There are 60 storm drain outfalls into the lake and only one of them has a filter on it. Folks that care about the lake want to get them all filtered, costing around $7 million. Filters would take away the bulk of the work for us volunteers, but keep the lake more consistently clean for the critters.

Some other dreams for the lake as reported by the fabled mermaid (and the lake Merrittt institute) are to decrease runoff from a nearby golf course and cemetery because they increase the nitrogen level and mess with the water’s balance permitting excessive algae growth. Folks also want to find ways to increase the oxygen content of the lake to reduce algae and plankton blooms. Some government agency considers it an impaired body of water. Impaired it may be, but with Oakland’s flair!

That is the story under the lake in its murk and funk, but the story that moves around the lake is amazing and inspiring and reminds me of why I live in an urban California place.

There is space to cruise whether you are an Oakland teen or a Canada goose. The geese are squatters and many people would love to take them out, but they are given sanctuary at the lake.

Just the diversity of people running around the lake can warm my heart — diversity of race and age and size, ability, conversation, music. The lake is a place to sit and watch people go by, for tai chi, free weights, crying or a power walk at lunch. You can take a snooze on the side or if you are a scaup you can take a snooze in the middle of the lake — in the middle of Oakland — an unnatural natural slice of Oakland.

Leap Day Actions

150 people rampaged through downtown Berkeley targeting banks and chainstores with foam rubber bricks, glitter and popcorn during the second quadrennial Leap Day Action Night, February 29, 2004. The leap day action once again served as a laboratory for research into new forms of disruption while getting folks into the streets to target the local expressions of the global capitalist monster. Apparently, the idea of “using your extra day to smash capitalism, patriarchy and the state” has a powerful and strange appeal. The action went off action without the usual need to react against the latest outrage or focus on a simple, single issue or single representative of the power structure.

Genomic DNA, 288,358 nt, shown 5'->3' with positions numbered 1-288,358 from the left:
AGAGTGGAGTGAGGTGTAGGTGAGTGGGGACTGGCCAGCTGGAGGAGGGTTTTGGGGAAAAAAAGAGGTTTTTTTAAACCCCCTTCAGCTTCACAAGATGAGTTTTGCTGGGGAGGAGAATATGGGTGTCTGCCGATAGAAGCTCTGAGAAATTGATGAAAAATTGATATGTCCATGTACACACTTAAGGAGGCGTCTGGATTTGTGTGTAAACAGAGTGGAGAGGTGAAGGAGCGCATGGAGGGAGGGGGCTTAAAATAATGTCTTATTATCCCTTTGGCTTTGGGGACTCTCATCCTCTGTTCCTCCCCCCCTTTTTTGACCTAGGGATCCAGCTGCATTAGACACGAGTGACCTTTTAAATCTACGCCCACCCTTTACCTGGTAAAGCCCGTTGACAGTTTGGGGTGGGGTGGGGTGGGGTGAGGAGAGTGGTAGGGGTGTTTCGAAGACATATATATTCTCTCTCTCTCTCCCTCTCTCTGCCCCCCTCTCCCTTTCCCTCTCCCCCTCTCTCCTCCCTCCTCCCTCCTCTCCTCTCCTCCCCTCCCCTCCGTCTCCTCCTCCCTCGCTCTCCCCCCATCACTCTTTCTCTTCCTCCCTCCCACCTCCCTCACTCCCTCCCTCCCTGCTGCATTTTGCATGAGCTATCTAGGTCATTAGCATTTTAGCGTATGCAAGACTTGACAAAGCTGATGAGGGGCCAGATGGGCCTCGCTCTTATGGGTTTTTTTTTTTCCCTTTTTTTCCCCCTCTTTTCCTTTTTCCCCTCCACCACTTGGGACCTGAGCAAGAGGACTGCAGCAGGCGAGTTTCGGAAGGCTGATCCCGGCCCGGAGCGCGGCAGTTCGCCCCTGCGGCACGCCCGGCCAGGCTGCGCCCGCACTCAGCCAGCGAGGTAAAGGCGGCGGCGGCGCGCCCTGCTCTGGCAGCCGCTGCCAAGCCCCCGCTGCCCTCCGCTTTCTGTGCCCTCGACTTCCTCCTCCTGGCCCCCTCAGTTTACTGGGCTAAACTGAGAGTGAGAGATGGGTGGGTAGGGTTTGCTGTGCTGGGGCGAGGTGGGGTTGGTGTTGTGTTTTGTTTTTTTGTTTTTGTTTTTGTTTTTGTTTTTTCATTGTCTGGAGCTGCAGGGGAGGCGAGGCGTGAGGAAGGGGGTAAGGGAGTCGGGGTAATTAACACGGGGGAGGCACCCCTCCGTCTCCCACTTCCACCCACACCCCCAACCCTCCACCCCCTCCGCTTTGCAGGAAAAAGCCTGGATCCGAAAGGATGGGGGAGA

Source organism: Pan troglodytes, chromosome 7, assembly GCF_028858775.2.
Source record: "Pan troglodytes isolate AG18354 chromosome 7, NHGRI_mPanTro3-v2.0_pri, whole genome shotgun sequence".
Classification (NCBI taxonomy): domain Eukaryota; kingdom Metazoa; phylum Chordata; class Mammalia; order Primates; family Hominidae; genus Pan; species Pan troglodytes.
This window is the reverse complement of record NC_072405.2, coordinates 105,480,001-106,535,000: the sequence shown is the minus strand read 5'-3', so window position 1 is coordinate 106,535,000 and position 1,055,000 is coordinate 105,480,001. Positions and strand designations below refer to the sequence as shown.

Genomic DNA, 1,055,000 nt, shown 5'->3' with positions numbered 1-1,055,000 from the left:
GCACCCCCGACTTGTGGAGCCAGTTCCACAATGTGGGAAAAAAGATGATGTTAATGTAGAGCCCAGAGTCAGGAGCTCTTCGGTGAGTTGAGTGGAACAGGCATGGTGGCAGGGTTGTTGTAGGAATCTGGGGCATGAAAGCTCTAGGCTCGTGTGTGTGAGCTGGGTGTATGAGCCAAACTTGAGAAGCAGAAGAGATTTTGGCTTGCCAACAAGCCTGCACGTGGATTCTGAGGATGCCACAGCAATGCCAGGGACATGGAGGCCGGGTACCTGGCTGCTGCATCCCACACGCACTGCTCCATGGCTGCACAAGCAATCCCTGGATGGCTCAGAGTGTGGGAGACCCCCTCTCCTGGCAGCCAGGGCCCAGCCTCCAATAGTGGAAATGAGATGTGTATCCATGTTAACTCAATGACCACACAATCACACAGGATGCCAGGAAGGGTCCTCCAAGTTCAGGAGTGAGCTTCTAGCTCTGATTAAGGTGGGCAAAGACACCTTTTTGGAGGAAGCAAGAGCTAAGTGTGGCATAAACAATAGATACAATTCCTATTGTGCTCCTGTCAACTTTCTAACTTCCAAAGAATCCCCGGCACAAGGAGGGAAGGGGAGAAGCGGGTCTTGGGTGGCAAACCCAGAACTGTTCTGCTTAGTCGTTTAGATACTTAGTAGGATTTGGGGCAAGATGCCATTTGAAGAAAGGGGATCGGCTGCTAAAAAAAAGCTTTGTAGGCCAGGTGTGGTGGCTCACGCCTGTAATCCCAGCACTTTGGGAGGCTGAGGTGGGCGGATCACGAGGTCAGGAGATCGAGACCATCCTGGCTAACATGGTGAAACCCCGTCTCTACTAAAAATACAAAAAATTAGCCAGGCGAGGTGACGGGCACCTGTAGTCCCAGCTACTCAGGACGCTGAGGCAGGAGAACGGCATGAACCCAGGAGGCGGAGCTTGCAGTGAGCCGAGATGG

Leap day in Berkeley was free flowing, spontaneous and broad in its critique of social institutions. The protest was determined and militant at times, but also had a sense of humor and knew that we are more effective when we can laugh at ourselves instead of grimly taking ourselves so fucking seriously.

Leap day was also an alternative to the increasingly standardized forms of street protest that have developed over the past few years — the repetitive national extravaganzas at summit meetings. As focus, energy and resources have shifted to big national protests, we’ve neglected the kinds of grass roots organizing, protest, and militant disruption that give depth and meaning to a mass movement. Most folks can’t take a week off to go to Seattle or Miami or Cancun to protest, so they sit at home feeling powerless, isolated and marginalized by “the movement.” The big protests privilege the young, affluent and those with flexible schedules and few community ties — mostly students, trust-funders, “professional” activists working for non-profits and drifters. You don’t see a lot of 40-hour-a week workers, parents, school teachers, etc. out in the streets at big national gatherings. Increasingly, radical circles have split off from a grassroots base, from the community, and ultimately from reality. This is a serious problem.